Aware is a responsive portfolio theme available at ThemeForest. It features an ajax portfolio, custom widgets, shortcodes, and a theme options panel.
Purity is a responsive business or portfolio theme available at ThemeForest. It is retina ready and includes features like shortcodes, Google Web Fonts integration, unlimited colors, 20 page templates, and a theme options panel.
Garnish is a clean ajax-powered portfolio theme available at ThemeForest. Its features include light and dark color schemes, multiple post formats, page templates, shortcodes, and a theme options panel.
The Cotton is a clean and minimal theme that can be purchased at ThemeForest. It comes with features that include unlimited skins, 3 portfolio templates, 3 featured sliders, a powerful admin panel, Google Web Font integration, and more.
Artiste is a clean portfolio theme that keeps the focus on your work. It comes with light and dark color schemes, a filterable portfolio, page templates, shortcodes, and a theme options panel.
Sideshow is a minimal theme with a Tumblr-style blog, and it is available at ThemeForest, It’s features include light and dark color schemes, a filterable portfolio, shortcodes, page, templates, a theme options panel, and more.
Spacing, available at ThemeForest, is a minimal and responsive theme that can be used for portfolios or business websites. Its features include a homepage builder, unlimited colors, shortcodes, Google Web Font integration, a filterable portfolio, lightbox galleries, a theme options panel, and more.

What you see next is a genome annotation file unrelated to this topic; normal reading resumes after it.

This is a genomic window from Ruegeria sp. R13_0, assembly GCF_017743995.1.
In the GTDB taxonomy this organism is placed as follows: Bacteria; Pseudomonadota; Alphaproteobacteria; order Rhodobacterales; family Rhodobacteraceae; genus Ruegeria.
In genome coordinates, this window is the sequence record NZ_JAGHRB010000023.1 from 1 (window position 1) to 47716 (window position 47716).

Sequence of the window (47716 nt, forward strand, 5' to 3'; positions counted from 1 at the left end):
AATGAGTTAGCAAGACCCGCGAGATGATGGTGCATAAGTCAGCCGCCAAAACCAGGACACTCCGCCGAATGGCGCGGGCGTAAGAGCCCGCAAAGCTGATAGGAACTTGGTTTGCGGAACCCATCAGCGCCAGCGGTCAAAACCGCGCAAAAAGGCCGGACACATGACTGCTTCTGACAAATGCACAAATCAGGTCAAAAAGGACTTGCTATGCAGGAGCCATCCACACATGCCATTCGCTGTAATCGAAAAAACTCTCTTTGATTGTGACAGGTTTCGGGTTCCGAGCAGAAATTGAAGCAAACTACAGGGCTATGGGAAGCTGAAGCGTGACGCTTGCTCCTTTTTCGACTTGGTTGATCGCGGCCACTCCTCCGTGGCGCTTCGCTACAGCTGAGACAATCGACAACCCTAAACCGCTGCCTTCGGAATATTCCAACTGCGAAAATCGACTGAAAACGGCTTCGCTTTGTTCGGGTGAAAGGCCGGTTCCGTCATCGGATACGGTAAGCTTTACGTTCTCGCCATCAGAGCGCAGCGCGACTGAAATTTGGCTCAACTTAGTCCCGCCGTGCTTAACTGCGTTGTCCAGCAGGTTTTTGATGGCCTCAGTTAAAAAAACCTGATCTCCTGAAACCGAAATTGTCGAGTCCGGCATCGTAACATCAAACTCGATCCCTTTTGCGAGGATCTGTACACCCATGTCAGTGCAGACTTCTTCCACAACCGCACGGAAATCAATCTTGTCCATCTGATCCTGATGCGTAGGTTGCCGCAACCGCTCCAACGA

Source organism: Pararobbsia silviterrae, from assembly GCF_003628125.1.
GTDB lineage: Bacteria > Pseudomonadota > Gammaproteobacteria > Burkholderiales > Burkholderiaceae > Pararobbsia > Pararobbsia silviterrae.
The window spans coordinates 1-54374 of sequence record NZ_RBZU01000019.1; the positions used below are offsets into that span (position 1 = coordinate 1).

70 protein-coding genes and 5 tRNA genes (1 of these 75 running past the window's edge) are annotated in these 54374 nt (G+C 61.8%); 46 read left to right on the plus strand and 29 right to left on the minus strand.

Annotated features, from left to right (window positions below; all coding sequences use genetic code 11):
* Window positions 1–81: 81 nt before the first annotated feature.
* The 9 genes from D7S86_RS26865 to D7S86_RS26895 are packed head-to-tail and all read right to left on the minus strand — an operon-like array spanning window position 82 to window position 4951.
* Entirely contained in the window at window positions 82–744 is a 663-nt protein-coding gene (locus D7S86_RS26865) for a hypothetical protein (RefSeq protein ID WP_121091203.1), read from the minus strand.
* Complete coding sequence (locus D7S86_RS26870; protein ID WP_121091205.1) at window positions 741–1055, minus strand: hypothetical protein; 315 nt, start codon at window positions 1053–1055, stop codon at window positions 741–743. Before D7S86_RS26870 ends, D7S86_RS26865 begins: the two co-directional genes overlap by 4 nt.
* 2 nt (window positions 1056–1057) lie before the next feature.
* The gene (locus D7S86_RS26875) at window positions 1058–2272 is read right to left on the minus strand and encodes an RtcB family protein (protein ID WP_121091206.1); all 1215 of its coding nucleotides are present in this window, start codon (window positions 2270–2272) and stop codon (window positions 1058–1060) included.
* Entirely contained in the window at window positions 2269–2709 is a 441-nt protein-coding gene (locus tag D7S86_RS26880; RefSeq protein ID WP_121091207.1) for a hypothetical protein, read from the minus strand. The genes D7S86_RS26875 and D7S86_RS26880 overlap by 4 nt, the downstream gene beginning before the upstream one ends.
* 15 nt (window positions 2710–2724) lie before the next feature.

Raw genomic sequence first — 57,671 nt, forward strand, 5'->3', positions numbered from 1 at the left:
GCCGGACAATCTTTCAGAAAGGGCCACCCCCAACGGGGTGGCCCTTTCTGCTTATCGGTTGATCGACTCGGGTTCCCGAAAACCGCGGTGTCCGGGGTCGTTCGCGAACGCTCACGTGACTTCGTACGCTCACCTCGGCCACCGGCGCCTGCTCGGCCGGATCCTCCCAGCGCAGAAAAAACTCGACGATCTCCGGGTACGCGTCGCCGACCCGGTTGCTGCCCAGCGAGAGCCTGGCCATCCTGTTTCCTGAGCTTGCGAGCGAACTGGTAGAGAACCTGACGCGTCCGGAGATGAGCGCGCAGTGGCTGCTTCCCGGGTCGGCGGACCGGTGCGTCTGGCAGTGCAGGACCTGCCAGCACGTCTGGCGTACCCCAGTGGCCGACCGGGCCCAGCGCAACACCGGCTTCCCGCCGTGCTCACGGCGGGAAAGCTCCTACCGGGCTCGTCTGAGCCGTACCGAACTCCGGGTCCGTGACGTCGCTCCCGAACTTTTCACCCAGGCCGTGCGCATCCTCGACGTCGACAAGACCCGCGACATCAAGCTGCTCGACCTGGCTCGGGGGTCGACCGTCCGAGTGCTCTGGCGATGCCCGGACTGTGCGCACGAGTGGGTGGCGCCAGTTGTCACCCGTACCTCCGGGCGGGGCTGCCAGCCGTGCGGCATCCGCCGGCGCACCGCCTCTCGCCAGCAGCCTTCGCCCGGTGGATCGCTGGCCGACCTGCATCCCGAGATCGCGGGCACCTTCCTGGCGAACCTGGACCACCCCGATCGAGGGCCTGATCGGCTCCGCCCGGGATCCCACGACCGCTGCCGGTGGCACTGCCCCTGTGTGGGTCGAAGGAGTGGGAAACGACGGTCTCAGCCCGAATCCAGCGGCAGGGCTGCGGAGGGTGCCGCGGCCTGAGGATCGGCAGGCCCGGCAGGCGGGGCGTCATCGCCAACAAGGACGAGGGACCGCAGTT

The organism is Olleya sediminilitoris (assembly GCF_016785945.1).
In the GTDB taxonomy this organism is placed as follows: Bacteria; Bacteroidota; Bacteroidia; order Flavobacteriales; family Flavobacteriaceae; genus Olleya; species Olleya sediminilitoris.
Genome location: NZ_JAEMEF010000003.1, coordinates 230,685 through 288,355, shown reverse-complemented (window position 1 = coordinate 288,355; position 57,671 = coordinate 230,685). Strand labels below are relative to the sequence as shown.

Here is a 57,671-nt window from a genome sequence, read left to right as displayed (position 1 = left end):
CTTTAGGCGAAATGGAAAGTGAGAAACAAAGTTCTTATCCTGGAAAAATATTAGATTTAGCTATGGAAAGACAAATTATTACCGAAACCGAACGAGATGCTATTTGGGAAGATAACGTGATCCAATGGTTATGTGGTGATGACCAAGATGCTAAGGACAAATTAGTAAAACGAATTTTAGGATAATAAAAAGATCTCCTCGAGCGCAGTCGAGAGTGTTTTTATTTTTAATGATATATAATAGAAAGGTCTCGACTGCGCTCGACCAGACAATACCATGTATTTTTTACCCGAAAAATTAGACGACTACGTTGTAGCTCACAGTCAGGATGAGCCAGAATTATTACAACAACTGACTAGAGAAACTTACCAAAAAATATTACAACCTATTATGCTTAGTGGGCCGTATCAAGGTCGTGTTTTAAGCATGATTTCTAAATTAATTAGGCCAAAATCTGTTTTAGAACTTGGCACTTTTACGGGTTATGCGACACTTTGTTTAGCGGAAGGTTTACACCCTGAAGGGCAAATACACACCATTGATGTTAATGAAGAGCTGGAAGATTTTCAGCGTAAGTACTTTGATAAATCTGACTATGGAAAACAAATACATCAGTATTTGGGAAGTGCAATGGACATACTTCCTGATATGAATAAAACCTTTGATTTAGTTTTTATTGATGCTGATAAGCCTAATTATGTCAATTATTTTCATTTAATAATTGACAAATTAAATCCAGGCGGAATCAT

Skyfashion is a responsive business and portfolio theme that is for sale at ThemeForest. It comes with features that include custom backgrounds, Google Web Fonts integration, light and dark color schemes, shortcodes, and more.
Basic – free
Basic is a free minimal theme from Themify. It uses a very simple and clean design and layout. It features a responsive layout and comes with a theme options panel that will allow you to customize the design and layout of your site.
Simfo is a minimal and responsive theme from Themify. It includes a featured slider, lightbox gallery, post sorting, list view and multiple grid view layouts, 8 theme skins, and more.
ThemeMin is a minimal typography-focused theme from Themify. Its features include threaded comments, optional homepage slider, lightbox photo galleries, several widget areas, four different color schemes, and more.
Vimes, from WPZoom, is intended for design agencies, photographers, and artists, but it is flexible enough to be used simply for blogs as well. It includes a featured slider, portfolio template, custom widgets, custom backgrounds, color csutomization, shortcodes, and more.
Elegance is a minimal portfolio theme from WPZoom. It features custom widgets, custom backgrounds, color options, shortcodes, page templates, and more.